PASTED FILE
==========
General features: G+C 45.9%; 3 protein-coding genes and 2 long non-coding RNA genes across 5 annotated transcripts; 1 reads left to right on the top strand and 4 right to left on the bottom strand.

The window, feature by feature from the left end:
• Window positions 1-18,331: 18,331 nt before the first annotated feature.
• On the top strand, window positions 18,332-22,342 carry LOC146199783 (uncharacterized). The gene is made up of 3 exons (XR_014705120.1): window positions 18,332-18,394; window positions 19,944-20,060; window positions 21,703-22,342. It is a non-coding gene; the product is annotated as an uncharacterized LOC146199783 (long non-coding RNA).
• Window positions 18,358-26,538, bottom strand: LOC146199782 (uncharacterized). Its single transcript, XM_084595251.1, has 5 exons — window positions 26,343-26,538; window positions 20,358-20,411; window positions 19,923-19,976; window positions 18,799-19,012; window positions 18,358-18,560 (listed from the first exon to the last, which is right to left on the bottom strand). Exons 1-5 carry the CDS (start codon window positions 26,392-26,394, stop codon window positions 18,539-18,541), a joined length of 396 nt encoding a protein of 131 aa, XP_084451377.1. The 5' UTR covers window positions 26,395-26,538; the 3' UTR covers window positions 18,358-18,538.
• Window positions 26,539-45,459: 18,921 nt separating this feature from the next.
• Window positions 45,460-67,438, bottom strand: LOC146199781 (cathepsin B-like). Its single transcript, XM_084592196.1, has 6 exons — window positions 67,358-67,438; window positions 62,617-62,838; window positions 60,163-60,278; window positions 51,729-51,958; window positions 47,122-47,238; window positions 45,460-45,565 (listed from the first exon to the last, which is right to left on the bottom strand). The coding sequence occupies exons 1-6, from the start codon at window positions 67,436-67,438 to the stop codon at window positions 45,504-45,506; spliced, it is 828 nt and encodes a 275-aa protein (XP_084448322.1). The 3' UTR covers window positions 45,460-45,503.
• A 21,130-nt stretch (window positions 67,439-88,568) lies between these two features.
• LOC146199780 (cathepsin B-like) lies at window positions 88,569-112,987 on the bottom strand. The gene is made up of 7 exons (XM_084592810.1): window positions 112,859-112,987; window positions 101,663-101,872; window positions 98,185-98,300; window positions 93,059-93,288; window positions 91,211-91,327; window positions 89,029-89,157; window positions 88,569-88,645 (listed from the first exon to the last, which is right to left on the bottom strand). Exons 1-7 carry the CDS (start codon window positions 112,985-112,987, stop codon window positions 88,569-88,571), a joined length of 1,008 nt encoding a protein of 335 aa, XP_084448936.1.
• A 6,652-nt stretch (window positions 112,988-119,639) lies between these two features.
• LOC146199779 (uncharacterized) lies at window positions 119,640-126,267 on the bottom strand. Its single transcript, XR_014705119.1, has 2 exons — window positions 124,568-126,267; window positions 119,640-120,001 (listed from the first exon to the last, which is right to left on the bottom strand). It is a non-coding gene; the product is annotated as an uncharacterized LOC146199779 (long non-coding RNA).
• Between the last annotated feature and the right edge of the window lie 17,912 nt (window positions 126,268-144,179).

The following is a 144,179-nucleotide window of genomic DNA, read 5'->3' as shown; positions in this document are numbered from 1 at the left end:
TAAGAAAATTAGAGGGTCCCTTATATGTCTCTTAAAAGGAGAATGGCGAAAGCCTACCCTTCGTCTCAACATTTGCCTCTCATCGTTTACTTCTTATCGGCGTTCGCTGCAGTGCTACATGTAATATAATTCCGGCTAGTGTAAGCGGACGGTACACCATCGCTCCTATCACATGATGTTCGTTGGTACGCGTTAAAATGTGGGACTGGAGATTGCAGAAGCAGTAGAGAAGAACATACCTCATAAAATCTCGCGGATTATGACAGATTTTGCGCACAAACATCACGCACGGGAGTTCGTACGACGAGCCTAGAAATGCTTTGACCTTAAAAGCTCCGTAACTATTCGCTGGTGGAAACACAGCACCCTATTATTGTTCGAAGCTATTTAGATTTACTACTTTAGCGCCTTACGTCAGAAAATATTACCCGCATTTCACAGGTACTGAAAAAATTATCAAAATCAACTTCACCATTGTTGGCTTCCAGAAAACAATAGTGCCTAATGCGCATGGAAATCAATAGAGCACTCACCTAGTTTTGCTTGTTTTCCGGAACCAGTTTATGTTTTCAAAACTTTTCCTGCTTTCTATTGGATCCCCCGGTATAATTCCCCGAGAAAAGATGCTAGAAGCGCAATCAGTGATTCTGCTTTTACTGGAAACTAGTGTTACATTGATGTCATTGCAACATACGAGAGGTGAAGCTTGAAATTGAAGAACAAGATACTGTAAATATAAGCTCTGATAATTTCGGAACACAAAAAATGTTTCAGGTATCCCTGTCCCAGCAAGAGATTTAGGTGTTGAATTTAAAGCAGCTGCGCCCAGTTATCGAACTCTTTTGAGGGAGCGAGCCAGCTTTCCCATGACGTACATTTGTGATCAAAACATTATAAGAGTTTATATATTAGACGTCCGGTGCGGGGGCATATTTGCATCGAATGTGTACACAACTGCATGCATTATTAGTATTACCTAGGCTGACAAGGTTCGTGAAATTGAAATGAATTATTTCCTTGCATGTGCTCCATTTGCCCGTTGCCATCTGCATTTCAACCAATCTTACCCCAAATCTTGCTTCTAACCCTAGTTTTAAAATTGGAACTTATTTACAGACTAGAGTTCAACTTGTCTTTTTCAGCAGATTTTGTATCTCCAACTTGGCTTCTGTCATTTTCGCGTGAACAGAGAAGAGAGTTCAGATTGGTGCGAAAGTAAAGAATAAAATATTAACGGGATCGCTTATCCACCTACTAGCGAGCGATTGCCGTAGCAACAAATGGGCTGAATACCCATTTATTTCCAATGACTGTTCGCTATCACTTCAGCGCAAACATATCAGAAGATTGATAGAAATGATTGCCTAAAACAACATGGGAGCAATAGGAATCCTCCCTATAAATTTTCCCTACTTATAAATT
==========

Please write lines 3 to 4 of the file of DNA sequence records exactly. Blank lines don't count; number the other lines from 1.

• Window positions 1-18,331: 18,331 nt before the first annotated feature.
• On the top strand, window positions 18,332-22,342 carry LOC146199783 (uncharacterized). The gene is made up of 3 exons (XR_014705120.1): window positions 18,332-18,394; window positions 19,944-20,060; window positions 21,703-22,342. It is a non-coding gene; the product is annotated as an uncharacterized LOC146199783 (long non-coding RNA).